Heritage Foundation And Peter Sagal
Equity versus equality is an important concept, acknowledging that different people need different things to learn best teaches acceptance of differences and understanding of others. Equality is everyone getting the same thing for example the same novel to read. Equity is everyone getting the novel in a format they can read, for example, braille, large print, or an audio version. The goal of equity is “giving each student access to the resources they need to learn and thrive” (Safir, 2016, para. 6).
Another example of equity is the use of elevators for students who cannot use the stairs. Equality in this situation would be everyone having to use the stairs. According to Safir (2016), “Equality means giving everyone the same resources” (para. 6). Equality is everyone getting a seat in the class, and equity is preferential seating for those needing it, possibly for ADD, vision, social-emotional needs, etc.
Equity is shown in IEPs and 504s, they have accommodations, modifications, and specially designed instruction that help a student access the curriculum better. Increasing their ability to learn and succeed at school. Some examples are separate testing areas, the use of manipulatives or calculators for math, fewer questions to answer in English, small group instruction in reading, or speech therapy services.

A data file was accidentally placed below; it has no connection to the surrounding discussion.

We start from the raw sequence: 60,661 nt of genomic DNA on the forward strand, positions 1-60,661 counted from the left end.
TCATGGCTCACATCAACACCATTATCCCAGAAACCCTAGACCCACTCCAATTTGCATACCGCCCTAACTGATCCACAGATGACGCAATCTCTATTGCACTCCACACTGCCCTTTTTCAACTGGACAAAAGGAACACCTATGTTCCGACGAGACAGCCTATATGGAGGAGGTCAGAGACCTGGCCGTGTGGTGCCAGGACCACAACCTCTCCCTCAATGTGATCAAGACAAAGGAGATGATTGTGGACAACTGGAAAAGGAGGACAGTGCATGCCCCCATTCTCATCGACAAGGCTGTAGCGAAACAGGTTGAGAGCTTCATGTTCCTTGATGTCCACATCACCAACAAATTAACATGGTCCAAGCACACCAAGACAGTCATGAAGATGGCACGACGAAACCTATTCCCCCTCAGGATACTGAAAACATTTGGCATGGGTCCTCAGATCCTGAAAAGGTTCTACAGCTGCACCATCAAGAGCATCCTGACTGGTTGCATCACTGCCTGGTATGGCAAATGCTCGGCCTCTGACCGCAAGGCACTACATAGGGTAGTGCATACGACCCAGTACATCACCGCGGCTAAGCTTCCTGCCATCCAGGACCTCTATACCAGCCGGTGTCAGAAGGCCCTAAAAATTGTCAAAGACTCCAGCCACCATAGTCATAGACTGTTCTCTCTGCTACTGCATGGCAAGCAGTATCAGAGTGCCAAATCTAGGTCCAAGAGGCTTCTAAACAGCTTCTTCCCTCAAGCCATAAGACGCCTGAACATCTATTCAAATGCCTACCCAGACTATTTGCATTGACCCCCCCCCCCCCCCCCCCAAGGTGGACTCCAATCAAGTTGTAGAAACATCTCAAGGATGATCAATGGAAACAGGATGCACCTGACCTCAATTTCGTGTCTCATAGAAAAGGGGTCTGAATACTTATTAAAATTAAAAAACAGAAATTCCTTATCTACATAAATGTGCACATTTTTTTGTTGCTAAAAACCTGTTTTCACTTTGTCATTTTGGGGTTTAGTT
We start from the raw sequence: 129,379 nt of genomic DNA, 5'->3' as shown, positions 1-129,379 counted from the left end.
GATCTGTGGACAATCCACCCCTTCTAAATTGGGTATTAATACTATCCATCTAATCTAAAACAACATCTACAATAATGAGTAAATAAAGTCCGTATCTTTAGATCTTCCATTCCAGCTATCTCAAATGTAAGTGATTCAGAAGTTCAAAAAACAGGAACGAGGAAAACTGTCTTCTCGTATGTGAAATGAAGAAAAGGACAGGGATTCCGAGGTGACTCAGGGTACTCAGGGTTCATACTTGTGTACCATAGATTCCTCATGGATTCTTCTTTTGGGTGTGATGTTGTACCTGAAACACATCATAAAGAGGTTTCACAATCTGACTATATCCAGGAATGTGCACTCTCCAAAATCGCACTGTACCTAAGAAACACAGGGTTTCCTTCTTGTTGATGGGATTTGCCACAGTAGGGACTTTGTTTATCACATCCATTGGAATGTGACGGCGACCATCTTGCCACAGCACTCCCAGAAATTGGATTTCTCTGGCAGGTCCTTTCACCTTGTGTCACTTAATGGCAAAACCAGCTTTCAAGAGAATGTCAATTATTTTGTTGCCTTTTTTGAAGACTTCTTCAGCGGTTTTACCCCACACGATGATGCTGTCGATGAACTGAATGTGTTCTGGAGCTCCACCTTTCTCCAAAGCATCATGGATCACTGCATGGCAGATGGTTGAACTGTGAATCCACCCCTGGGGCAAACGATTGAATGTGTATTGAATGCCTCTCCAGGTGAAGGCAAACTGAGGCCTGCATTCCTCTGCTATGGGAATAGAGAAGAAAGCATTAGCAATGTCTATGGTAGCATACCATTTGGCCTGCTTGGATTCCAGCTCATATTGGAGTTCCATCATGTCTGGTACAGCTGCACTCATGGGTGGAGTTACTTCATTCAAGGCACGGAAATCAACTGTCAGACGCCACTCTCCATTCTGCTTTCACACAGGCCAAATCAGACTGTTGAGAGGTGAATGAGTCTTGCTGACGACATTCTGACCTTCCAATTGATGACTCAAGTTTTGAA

There is a lot of debate in my area about equality and equity in school funding. Mann (2014) supports equity in diving up resources in districts. He agrees students having equal access to a high-quality education is important but says this requires equity in the division of resources. Students who are the farthest behind need more resources to succeed, even with an equally high- quality of education as their on-grade-level peers receive. The increased resources are needed to close the achievement gap and help students catch up and succeed in the regular curriculum. Equality in resources is simply not enough (Mann, 2014). References
Mann, B. (2014). Equity and equality are not equal. Retrieved from: https://edtrust.org/the- equity-line/equity-and-equality-are-not-equal/
Safir, S. (2016). Equity vs. equality: 6 steps toward equity. Retrieved from https://www.edutopia.org/blog/equity-vs-equality-shane-safir
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In the readings and videos, the Heritage Foundation and Peter Sagal seem at odds in their respective positions toward the 14th Amendment and the evolution of equal protection.
How do you reconcile equality versus equity in public education today? You must support your position with examples from case law, the U.S. Constitution, or other readings.
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